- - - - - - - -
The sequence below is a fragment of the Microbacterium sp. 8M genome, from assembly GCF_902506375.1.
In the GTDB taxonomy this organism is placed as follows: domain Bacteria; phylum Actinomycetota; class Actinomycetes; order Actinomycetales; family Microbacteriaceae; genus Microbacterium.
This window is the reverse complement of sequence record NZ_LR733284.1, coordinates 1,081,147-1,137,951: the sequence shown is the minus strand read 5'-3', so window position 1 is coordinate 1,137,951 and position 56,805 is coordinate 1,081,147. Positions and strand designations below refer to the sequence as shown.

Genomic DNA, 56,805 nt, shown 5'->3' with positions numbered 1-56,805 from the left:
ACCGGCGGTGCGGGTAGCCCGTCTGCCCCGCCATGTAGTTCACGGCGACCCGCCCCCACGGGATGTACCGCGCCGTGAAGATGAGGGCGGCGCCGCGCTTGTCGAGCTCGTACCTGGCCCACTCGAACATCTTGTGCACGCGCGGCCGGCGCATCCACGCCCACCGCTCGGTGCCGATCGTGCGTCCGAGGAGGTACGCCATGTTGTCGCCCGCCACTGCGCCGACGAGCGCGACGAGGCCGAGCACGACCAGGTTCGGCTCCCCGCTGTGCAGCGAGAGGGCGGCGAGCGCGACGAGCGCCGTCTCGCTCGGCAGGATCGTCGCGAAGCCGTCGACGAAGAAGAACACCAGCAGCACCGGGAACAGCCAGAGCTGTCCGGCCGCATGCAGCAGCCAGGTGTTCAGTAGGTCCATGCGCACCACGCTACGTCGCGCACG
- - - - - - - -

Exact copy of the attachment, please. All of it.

The sequence below is a fragment of the Microbacterium sp. 8M genome, from assembly GCF_902506375.1.
In the GTDB taxonomy this organism is placed as follows: domain Bacteria; phylum Actinomycetota; class Actinomycetes; order Actinomycetales; family Microbacteriaceae; genus Microbacterium.
This window is the reverse complement of sequence record NZ_LR733284.1, coordinates 1,081,147-1,137,951: the sequence shown is the minus strand read 5'-3', so window position 1 is coordinate 1,137,951 and position 56,805 is coordinate 1,081,147. Positions and strand designations below refer to the sequence as shown.

Genomic DNA, 56,805 nt, shown 5'->3' with positions numbered 1-56,805 from the left:
ACCGGCGGTGCGGGTAGCCCGTCTGCCCCGCCATGTAGTTCACGGCGACCCGCCCCCACGGGATGTACCGCGCCGTGAAGATGAGGGCGGCGCCGCGCTTGTCGAGCTCGTACCTGGCCCACTCGAACATCTTGTGCACGCGCGGCCGGCGCATCCACGCCCACCGCTCGGTGCCGATCGTGCGTCCGAGGAGGTACGCCATGTTGTCGCCCGCCACTGCGCCGACGAGCGCGACGAGGCCGAGCACGACCAGGTTCGGCTCCCCGCTGTGCAGCGAGAGGGCGGCGAGCGCGACGAGCGCCGTCTCGCTCGGCAGGATCGTCGCGAAGCCGTCGACGAAGAAGAACACCAGCAGCACCGGGAACAGCCAGAGCTGTCCGGCCGCATGCAGCAGCCAGGTGTTCAGTAGGTCCATGCGCACCACGCTACGTCGCGCACG